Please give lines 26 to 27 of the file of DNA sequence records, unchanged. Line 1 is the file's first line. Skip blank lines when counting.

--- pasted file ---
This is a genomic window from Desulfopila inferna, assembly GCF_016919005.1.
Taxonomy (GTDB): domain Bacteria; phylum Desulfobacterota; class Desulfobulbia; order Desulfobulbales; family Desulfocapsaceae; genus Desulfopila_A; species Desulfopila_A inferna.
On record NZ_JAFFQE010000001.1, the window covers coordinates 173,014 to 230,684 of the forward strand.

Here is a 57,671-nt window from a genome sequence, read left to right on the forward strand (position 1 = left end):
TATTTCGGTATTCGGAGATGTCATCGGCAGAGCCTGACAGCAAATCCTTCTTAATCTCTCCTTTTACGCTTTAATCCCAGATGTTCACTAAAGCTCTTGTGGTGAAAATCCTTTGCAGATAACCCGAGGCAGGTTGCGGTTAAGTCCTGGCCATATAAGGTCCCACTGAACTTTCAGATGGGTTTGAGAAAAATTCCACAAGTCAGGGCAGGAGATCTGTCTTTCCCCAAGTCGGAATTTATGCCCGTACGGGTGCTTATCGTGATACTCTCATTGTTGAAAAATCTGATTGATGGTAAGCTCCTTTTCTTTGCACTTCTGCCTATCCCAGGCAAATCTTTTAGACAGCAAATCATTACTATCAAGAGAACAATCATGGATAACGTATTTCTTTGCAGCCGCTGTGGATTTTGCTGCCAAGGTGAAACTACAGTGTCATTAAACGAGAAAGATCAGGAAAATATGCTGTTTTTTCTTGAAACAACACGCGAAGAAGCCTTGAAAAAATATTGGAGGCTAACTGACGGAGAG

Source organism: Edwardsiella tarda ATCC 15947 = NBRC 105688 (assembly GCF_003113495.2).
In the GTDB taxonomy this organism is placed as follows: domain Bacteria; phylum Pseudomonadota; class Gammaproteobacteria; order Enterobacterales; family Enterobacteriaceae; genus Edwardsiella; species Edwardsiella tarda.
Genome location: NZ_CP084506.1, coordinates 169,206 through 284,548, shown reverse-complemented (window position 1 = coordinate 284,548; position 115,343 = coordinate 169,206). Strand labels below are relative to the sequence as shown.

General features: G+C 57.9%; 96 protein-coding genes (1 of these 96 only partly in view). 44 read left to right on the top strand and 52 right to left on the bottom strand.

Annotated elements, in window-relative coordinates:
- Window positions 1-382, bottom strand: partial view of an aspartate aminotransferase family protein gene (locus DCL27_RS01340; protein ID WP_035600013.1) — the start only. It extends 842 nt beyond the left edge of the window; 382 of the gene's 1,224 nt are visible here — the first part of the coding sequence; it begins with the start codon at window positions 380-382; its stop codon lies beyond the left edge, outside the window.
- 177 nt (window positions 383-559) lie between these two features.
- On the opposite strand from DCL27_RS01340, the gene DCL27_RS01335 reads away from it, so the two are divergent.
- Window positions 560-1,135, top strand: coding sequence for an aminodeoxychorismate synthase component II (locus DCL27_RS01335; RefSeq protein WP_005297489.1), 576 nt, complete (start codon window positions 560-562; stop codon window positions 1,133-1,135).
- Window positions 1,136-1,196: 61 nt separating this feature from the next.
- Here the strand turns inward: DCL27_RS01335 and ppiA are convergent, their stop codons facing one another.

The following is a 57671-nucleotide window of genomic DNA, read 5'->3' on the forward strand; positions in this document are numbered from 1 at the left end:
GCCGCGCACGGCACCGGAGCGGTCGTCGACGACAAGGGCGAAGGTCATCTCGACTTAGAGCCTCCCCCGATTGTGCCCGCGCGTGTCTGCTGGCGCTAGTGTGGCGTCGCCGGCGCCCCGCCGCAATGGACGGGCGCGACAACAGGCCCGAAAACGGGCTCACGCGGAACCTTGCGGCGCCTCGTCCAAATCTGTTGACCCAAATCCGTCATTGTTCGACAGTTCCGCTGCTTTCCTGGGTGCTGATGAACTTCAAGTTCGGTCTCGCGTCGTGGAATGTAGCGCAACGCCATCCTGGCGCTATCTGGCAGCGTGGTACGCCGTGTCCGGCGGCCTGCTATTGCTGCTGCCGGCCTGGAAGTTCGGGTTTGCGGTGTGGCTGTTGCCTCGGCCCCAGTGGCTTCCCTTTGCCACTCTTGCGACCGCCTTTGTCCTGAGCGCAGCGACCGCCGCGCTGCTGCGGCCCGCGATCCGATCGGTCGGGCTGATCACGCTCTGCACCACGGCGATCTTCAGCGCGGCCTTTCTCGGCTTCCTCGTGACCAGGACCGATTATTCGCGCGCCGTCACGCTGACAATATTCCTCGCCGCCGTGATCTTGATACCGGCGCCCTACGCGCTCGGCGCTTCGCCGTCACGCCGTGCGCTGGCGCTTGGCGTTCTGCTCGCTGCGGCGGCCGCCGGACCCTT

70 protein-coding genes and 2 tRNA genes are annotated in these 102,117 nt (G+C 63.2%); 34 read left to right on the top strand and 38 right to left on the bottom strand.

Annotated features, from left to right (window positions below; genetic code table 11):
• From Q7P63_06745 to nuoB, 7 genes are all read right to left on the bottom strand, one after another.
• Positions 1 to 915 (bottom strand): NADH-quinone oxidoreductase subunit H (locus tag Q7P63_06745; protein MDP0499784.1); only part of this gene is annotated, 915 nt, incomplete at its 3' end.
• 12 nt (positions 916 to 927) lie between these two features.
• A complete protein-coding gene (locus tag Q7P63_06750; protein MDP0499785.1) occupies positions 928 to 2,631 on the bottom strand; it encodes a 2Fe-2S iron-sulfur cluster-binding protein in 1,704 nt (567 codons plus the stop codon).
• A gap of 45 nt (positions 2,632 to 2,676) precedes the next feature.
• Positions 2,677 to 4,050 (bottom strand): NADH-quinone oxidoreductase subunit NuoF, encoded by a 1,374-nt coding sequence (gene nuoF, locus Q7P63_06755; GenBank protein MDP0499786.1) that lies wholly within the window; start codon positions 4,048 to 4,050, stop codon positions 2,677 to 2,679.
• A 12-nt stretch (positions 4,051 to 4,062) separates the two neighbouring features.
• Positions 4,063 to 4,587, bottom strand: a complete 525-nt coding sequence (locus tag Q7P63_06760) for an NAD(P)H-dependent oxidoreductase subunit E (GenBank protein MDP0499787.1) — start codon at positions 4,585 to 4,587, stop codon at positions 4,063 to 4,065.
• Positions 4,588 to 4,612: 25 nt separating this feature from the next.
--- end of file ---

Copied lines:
• Positions 2,677 to 4,050 (bottom strand): NADH-quinone oxidoreductase subunit NuoF, encoded by a 1,374-nt coding sequence (gene nuoF, locus Q7P63_06755; GenBank protein MDP0499786.1) that lies wholly within the window; start codon positions 4,048 to 4,050, stop codon positions 2,677 to 2,679.
• A 12-nt stretch (positions 4,051 to 4,062) separates the two neighbouring features.